October 13, 2017
The following article is from Real Clear Education
Do you have a college-bound teenager? If so, you are in the midst of the annual college application bonanza in the United States, one of our country's biggest aspirational rituals, including months of test taking, campus visits and essay writing. Given the time, money and stress the college application process requires, choosing where and what to study is important. Conventional wisdom holds that college applicants rely a good deal on formal sources such as guidance counselors or websites about colleges for information on what to study. However, reality confirms that applicants rely more on other sources of information and that this choice has a lasting impact on the student's future prospects.
A recent survey of 22,000 Americans conducted by Gallup and Strada Education Network finds that the majority of college-bound students consult informal sources of information such as family and friends when deciding what to study. This is especially true for students with college-educated parents. Nearly two-thirds of students whose parents have a graduate degree cite family and friends as their main source of advice.
While students whose parents did not go to college are much less likely to rely on family and friends for advice, they still consult them more than formal sources such as guidance counselors and official college data websites. The survey also found that roughly one-third of all respondents rely on informal sources in high school, such as a coach or teacher, and one in five on average rely on informal sources at work such as a coworker.
It is somewhat surprising, then, that survey respondents said informal work-based and school-based sources of information were the most helpful, followed by family and friends. Least helpful were formal sources such as guidance counselors and online college information.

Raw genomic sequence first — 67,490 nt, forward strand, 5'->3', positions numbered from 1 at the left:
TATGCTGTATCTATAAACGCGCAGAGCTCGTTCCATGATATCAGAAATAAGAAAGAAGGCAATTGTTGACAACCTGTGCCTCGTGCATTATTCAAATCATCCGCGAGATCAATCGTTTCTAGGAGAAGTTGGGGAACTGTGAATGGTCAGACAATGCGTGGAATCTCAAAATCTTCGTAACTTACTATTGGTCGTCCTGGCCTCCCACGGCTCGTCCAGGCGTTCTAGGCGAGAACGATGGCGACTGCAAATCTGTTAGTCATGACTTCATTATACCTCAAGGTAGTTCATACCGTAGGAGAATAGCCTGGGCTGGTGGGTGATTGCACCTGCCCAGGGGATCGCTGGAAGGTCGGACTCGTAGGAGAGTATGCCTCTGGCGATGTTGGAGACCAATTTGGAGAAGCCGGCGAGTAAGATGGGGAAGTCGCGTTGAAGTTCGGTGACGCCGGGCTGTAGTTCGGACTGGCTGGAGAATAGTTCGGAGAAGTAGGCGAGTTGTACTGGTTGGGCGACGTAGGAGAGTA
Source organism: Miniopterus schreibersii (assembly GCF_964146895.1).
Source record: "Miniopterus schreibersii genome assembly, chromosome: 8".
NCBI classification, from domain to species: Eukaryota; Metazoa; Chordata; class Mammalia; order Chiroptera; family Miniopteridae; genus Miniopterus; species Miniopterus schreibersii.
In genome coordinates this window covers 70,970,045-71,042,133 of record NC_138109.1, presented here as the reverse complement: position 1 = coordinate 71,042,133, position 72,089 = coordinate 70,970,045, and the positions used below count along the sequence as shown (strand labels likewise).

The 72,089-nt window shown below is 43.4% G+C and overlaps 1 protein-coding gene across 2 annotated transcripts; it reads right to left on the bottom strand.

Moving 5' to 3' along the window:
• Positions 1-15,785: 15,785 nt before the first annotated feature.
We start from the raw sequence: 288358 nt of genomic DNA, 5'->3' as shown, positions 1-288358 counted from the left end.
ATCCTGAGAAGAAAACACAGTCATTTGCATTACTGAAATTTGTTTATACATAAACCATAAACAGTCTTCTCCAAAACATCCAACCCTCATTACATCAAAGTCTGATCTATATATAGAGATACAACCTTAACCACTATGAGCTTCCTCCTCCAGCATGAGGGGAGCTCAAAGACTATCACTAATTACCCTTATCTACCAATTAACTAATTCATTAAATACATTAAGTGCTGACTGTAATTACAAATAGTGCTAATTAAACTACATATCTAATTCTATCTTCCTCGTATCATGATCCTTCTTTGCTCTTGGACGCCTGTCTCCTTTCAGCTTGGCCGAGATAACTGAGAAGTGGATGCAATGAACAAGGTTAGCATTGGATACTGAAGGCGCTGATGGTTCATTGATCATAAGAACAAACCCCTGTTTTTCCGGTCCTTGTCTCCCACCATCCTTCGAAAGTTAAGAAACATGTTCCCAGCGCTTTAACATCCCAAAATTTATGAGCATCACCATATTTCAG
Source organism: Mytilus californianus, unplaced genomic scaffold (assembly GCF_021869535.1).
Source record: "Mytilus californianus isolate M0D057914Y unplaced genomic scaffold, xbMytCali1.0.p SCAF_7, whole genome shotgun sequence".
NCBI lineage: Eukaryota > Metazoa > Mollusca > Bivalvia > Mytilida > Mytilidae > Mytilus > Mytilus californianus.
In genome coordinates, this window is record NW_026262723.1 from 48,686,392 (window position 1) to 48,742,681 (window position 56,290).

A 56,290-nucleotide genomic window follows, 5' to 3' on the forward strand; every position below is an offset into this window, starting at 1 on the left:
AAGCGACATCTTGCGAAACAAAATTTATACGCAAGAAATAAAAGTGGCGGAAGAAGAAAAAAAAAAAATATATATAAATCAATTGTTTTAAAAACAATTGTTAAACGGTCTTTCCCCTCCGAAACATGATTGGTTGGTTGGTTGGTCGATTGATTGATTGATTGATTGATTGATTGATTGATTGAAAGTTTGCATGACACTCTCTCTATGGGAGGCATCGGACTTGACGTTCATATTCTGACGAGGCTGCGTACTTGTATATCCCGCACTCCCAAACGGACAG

How we get information about college and career choices matters a lot. Research by Stanford's Caroline Hoxby and Harvard's Christopher Avery has shown that low-income, high-achieving high school students often do not apply to selective colleges in part because they are less likely to interact with high-achieving peers and teachers who have been exposed to selective colleges. They have the scores to get into selective schools. They just don't have the same networks as their higher-income peers.
Students could also be better served by better information about jobs and earnings. A recent National Bureau of Economic Research paper found that while expected earnings influence the decisions community college students make about what to study, they don't have accurate information about how much particular jobs pay. Other studies have found that lower-income students who hope to go to college end up not applying for reasons, again, related to levels and sources of information. They simply don't have the best information about how the college application process works, and neither do people in their networks.
Given the role that social capital — family, friends, classmates, coworkers and trust — plays in people's college and career choices, creative policymakers should rethink how public resources are used to provide guidance to students navigating the higher education landscape. Our current education and workforce training institutions mostly rely on formal sources of career advice such as guidance counselors, one-stop centers and websites to disseminate career advice to aspiring teen and adult college students. Rather than hoping students ask the right guidance counselor the right questions, or visit a one-stop career center or a website, why not send them, their families and their teachers, personalized information telling them where students in their city with scores like theirs have been admitted to college? And why not inform people directly, in real time, about which jobs requiring which level of education are paying what? The technology exists to do this. It's now a matter of creatively using it for the benefit of everyone, but most of all, for those who are disadvantaged by an information deficit in their informal networks.
Some companies are already providing real-time wage data in regional labor markets, and thanks to better state-level and college data, tools such as Launch My Career and College Abacus are available to help aspiring students understand the true cost of college and expected earnings in specific professions. Research by Ben Castleman at the University of Virginia has shown that individualized outreach to students through text messages can improve college enrollment and completion.
While formal information sources about college are still important, policymakers should be shifting public resources toward individualized outreach to prospective students, their families, teachers, coaches and employers. New technology combined with the trust that comes along with social capital could do more to help low-income students make smart career choices than one-stop centers, guidance counselors and ads on billboards and busses.